With that in mind, the community is, as you alluded to in your question, a referenced thing rather than constructed or imagined.  I know it’s a subtle distinction, and some people might think I’m splitting hairs here, but it helps me when I’m writing the poems to know that I’m connected to real people and a real world through the writing, that there is an audience, however small, of people that I’m writing for and to and with and through.  It’s a huge relief to know that the material for the poems is whatever’s actually around me, not something I have to make up.  As Mary Shelley put it, “Nobody creates out of a Void.  The materials must first be afforded.”

But I couldn’t create in a Void either.  I have to be an audience member.  Community is the artist’s greatest asset.  I operate with it and against it.  It is the form of my poetic life.  It informs my poetic life.  All those people who get mentioned in “Flamingo Effusion” and “Blackbox Cockpit Voice Recorder” (and elsewhere in the book) are in the poems, because they’re in my life.  The poems and the life aren’t separate things, they’re the same thing.  Poetry is how I make the world make sense, and for better or worse most of the people who understand that way of proceeding are either people who I love and who love me and/or they’re other artists, so it seems crucial to build a community out of those folks first (then one can branch out from that place of resonance and relative security).  The community provides critical and material support and tension.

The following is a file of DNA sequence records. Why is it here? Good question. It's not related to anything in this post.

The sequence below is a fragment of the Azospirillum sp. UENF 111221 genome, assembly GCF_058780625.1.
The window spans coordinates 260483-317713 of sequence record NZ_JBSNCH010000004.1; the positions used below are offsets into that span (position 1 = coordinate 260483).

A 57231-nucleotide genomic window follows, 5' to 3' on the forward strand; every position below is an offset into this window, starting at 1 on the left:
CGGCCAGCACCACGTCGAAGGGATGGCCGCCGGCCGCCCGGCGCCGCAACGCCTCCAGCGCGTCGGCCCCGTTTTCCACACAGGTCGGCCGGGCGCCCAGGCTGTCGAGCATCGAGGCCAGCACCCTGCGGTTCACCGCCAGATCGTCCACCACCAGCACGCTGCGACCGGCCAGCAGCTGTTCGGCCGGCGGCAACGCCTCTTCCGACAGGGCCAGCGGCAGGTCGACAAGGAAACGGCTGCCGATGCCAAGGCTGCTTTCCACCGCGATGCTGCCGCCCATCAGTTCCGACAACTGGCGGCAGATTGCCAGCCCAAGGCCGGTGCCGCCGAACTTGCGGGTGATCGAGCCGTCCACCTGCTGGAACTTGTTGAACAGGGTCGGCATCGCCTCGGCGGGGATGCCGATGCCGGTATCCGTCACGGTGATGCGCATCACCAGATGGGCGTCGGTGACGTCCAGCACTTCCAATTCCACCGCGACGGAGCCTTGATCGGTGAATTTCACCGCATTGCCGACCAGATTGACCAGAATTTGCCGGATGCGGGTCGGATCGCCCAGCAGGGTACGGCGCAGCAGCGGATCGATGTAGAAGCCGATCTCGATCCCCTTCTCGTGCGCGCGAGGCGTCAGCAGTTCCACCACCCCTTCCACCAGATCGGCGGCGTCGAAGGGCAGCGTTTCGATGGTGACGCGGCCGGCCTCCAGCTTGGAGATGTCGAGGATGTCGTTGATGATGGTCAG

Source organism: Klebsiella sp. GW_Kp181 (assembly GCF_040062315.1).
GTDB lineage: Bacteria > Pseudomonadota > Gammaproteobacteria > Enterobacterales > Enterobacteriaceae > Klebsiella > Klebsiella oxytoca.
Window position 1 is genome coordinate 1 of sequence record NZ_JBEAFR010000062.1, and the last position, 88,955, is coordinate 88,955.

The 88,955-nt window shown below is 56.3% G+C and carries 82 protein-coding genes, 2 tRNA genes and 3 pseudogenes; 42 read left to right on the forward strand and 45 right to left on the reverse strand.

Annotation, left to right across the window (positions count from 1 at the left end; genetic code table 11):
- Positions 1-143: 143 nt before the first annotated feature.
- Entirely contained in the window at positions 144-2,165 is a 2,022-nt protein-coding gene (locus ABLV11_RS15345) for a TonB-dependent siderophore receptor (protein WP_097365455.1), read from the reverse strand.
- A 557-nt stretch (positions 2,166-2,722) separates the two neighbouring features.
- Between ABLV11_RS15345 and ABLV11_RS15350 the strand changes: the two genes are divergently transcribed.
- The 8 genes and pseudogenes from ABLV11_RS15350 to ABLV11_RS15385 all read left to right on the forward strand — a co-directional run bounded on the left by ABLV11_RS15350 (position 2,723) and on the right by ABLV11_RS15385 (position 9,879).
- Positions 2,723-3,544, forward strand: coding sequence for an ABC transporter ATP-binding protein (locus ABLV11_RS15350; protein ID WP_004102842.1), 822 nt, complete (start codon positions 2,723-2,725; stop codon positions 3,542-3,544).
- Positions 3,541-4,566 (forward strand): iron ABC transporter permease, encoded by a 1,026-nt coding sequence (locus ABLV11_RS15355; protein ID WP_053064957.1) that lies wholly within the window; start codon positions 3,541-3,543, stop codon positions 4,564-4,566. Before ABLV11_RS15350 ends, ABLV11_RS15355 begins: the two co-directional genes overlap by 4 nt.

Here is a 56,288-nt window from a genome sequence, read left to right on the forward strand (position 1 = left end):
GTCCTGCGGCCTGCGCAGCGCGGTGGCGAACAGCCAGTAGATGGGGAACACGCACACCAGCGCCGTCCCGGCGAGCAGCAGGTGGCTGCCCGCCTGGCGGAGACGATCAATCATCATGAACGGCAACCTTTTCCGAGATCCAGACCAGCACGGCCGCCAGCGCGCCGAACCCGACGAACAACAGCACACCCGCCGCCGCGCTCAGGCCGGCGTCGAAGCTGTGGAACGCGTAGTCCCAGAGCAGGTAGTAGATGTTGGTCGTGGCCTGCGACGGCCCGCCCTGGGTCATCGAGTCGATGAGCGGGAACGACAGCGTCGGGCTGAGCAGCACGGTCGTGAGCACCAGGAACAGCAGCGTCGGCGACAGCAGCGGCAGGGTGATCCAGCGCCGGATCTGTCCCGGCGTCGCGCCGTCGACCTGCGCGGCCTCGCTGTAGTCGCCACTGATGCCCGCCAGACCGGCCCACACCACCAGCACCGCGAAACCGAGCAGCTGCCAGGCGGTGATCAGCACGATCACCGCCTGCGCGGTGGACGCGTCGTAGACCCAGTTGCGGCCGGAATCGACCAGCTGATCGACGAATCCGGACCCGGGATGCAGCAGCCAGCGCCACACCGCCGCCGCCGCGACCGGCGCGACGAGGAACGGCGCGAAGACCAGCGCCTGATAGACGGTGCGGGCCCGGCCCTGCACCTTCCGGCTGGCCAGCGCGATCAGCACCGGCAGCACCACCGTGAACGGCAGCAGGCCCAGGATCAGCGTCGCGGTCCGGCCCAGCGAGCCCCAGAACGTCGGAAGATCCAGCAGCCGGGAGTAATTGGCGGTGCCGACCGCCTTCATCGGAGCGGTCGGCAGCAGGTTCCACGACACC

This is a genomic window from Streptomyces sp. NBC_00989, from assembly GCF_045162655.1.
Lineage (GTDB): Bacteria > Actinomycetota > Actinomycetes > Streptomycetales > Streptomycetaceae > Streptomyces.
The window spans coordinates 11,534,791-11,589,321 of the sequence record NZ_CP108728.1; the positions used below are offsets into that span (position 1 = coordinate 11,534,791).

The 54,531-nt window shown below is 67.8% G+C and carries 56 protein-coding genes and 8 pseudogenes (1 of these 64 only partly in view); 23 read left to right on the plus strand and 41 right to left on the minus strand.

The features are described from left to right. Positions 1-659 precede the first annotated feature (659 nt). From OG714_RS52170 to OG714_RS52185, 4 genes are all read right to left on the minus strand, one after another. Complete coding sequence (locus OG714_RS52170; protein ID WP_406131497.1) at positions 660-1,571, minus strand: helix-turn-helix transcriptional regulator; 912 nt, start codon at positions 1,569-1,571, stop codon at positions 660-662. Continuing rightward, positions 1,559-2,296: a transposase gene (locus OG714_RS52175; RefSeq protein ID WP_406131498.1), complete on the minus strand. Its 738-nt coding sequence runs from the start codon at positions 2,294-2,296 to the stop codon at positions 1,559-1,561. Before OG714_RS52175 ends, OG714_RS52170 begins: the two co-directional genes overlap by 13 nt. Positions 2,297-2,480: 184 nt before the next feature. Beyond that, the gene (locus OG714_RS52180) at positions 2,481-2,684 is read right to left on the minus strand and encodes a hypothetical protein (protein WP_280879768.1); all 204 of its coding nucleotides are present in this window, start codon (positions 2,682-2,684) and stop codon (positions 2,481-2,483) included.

I want to be intimately connected to other people, genuinely interested in them and their interests, and my way of trying to plug into that is through poetry I have things to say, even though I don’t ever know what they are when I sit down to write, and I want a community around me that’ll talk back once I figure it out.  Call and response.  I feel lucky that Forklift’s been around for as long as it has, because the community around the journal is super alive.  I love reading and getting to know new poets, and I love too the constant reminder that there are lots of other people out there doing the same thing I’m doing with both similar and wildly different interests from my own.

Additionally, if I might digress a second, I think one of the big differences between the poems in Who’s Who Vivid and Wolf Face occurs on a material level (I’m thinking about this, because of the Mary Shelley quote above).  In Vivid there’s a lot of deliberate messing around and messing up and radical manipulation of language via process/parameters to see what will happen if…  Whereas in Wolf Face, I started in most cases with descriptions of actual experience, e.g. reading Forklift submissions, feeding the baby her peas, or whatever happened to be most pressing right then and there.  Often I was writing the poems in the midst of whatever experience I was attending to that moment.

This became sort of a necessity after my daughter, Agnes, was born.  I was home with her a lot when she was a baby (when a lot of the poems in Wolf Face were written), so to take care of her and take care of the poems I was making constant notes, changing diapers, making bottles, etc. then putting things together in the afternoon/evening after my wife got home from work.  There’s a full-throttle domesticity (however strange) throughout the work in Wolf Face that was only in its infancy in Who’s Who Vivid.  Ironically, it actually took having a real infant in the house to allow me to attend to that fully.